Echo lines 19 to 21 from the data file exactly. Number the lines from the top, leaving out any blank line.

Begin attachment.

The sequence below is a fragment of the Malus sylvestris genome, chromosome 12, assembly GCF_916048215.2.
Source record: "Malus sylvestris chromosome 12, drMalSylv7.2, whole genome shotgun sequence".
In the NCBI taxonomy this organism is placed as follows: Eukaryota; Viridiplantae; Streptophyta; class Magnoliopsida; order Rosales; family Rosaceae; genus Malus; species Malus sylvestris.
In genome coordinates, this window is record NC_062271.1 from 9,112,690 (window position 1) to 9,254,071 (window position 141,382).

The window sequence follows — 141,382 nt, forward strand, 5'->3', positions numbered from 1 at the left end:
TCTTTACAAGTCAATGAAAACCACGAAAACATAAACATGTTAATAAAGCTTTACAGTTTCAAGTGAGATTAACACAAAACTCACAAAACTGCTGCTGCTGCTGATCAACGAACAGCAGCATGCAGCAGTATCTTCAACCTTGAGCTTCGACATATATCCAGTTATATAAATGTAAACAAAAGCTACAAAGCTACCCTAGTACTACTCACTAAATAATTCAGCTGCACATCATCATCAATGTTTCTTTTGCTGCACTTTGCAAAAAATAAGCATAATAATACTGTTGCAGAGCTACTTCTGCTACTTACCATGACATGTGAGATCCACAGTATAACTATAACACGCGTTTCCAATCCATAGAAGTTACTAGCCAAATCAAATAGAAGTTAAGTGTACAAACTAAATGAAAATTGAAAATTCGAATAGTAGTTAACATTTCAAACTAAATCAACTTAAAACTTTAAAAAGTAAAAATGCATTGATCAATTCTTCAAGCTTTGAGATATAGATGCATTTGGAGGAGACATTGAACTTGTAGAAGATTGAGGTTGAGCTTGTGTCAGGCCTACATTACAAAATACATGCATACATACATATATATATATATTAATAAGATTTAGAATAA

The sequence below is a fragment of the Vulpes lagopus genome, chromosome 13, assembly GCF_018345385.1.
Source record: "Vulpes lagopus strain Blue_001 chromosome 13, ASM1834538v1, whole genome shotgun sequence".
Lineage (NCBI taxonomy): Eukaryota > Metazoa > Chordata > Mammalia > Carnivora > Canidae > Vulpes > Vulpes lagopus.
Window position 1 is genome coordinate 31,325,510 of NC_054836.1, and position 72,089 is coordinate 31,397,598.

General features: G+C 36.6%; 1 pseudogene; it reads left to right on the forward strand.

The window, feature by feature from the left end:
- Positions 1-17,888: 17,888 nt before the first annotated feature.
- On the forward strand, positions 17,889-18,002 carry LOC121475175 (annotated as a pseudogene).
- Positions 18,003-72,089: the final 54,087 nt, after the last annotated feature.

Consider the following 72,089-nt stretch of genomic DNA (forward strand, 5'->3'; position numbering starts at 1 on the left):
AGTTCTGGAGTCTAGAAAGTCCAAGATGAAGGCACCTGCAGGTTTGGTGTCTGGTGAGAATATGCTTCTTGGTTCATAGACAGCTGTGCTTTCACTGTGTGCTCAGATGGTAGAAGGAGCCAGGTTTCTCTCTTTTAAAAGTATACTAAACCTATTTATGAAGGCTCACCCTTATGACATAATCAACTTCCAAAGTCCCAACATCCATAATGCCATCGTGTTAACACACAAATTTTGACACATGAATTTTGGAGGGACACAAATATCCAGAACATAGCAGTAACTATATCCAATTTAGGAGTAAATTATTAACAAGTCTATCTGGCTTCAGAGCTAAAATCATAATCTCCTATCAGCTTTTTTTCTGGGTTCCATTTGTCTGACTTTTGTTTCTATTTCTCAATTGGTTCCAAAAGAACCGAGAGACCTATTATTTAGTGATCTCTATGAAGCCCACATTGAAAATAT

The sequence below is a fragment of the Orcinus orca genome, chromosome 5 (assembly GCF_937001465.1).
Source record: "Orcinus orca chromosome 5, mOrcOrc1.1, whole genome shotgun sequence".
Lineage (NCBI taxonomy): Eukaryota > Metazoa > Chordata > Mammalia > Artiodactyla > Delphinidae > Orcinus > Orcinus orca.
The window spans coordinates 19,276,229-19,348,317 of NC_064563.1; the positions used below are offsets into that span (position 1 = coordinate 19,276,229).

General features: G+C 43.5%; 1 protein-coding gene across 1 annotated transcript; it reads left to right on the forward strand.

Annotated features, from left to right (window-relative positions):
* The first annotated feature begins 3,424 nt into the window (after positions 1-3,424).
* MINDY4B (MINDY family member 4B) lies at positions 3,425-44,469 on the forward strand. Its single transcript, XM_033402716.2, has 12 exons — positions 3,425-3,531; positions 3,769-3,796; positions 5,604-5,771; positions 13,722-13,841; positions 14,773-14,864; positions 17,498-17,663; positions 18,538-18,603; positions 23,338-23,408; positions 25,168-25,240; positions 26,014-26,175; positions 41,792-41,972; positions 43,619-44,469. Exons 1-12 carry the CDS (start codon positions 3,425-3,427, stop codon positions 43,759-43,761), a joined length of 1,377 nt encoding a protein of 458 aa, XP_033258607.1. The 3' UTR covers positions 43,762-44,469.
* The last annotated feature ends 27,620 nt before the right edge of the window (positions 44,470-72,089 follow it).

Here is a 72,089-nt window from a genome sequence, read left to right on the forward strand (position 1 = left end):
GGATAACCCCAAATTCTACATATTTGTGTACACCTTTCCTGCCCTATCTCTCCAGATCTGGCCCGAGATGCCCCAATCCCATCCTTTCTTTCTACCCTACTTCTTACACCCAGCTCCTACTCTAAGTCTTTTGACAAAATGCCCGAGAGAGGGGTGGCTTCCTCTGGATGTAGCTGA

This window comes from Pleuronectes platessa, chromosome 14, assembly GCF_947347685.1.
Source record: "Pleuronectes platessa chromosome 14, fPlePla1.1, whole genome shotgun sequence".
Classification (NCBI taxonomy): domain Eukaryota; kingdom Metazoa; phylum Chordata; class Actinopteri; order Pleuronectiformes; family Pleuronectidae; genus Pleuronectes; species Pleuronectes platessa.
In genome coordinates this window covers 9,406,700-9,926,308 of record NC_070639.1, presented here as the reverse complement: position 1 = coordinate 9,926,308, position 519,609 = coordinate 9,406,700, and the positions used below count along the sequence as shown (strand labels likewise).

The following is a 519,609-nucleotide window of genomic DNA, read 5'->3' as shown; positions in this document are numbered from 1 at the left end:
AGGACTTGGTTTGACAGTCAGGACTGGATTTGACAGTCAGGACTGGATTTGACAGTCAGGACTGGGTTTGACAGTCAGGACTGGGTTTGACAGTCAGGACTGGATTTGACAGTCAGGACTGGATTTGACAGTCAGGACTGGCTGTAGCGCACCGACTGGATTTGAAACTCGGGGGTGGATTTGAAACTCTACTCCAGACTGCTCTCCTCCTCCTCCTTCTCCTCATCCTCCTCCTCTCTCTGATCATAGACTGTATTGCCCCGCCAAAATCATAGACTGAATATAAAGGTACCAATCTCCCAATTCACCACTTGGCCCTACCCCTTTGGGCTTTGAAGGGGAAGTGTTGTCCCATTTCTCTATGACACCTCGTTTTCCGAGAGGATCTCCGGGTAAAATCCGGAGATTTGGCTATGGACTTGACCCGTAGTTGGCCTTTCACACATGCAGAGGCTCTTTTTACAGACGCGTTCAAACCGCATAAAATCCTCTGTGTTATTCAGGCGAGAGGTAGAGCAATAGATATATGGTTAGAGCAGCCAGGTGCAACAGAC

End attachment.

Source record: "Orcinus orca chromosome 5, mOrcOrc1.1, whole genome shotgun sequence".
Lineage (NCBI taxonomy): Eukaryota > Metazoa > Chordata > Mammalia > Artiodactyla > Delphinidae > Orcinus > Orcinus orca.
The window spans coordinates 19,276,229-19,348,317 of NC_064563.1; the positions used below are offsets into that span (position 1 = coordinate 19,276,229).